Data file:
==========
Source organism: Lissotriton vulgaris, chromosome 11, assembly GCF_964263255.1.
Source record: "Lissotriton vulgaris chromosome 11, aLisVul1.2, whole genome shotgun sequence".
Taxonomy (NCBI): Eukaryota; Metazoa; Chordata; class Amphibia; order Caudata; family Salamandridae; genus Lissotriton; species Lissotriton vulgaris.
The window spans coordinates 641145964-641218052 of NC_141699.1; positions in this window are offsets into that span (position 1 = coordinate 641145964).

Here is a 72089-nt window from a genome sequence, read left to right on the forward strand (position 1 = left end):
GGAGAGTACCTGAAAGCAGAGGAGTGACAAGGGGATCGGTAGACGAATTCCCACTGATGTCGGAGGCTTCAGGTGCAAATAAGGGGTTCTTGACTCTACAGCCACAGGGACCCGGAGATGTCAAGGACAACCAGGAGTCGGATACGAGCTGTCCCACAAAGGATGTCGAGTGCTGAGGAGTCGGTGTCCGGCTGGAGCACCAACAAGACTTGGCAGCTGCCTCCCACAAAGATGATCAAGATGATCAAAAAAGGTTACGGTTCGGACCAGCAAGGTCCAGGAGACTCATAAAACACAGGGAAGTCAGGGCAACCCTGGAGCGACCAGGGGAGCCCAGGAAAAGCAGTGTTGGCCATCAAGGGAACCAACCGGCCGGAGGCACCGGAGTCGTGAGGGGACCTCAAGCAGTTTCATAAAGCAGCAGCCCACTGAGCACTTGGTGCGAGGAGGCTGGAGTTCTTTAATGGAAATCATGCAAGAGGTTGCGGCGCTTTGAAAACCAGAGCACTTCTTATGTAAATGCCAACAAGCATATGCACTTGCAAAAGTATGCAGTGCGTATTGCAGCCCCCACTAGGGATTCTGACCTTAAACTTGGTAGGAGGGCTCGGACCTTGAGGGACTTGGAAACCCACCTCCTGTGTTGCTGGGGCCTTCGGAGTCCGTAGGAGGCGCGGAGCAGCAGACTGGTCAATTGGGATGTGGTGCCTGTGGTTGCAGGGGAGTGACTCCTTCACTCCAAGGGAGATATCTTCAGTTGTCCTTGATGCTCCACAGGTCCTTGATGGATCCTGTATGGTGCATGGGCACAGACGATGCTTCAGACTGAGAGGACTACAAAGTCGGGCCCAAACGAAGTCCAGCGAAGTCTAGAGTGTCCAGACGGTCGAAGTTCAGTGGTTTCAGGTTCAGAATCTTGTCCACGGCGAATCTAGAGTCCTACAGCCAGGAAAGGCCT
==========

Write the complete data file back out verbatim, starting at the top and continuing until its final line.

Source organism: Lissotriton vulgaris, chromosome 11, assembly GCF_964263255.1.
Source record: "Lissotriton vulgaris chromosome 11, aLisVul1.2, whole genome shotgun sequence".
Taxonomy (NCBI): Eukaryota; Metazoa; Chordata; class Amphibia; order Caudata; family Salamandridae; genus Lissotriton; species Lissotriton vulgaris.
The window spans coordinates 641145964-641218052 of NC_141699.1; positions in this window are offsets into that span (position 1 = coordinate 641145964).

Here is a 72089-nt window from a genome sequence, read left to right on the forward strand (position 1 = left end):
GGAGAGTACCTGAAAGCAGAGGAGTGACAAGGGGATCGGTAGACGAATTCCCACTGATGTCGGAGGCTTCAGGTGCAAATAAGGGGTTCTTGACTCTACAGCCACAGGGACCCGGAGATGTCAAGGACAACCAGGAGTCGGATACGAGCTGTCCCACAAAGGATGTCGAGTGCTGAGGAGTCGGTGTCCGGCTGGAGCACCAACAAGACTTGGCAGCTGCCTCCCACAAAGATGATCAAGATGATCAAAAAAGGTTACGGTTCGGACCAGCAAGGTCCAGGAGACTCATAAAACACAGGGAAGTCAGGGCAACCCTGGAGCGACCAGGGGAGCCCAGGAAAAGCAGTGTTGGCCATCAAGGGAACCAACCGGCCGGAGGCACCGGAGTCGTGAGGGGACCTCAAGCAGTTTCATAAAGCAGCAGCCCACTGAGCACTTGGTGCGAGGAGGCTGGAGTTCTTTAATGGAAATCATGCAAGAGGTTGCGGCGCTTTGAAAACCAGAGCACTTCTTATGTAAATGCCAACAAGCATATGCACTTGCAAAAGTATGCAGTGCGTATTGCAGCCCCCACTAGGGATTCTGACCTTAAACTTGGTAGGAGGGCTCGGACCTTGAGGGACTTGGAAACCCACCTCCTGTGTTGCTGGGGCCTTCGGAGTCCGTAGGAGGCGCGGAGCAGCAGACTGGTCAATTGGGATGTGGTGCCTGTGGTTGCAGGGGAGTGACTCCTTCACTCCAAGGGAGATATCTTCAGTTGTCCTTGATGCTCCACAGGTCCTTGATGGATCCTGTATGGTGCATGGGCACAGACGATGCTTCAGACTGAGAGGACTACAAAGTCGGGCCCAAACGAAGTCCAGCGAAGTCTAGAGTGTCCAGACGGTCGAAGTTCAGTGGTTTCAGGTTCAGAATCTTGTCCACGGCGAATCTAGAGTCCTACAGCCAGGAAAGGCCT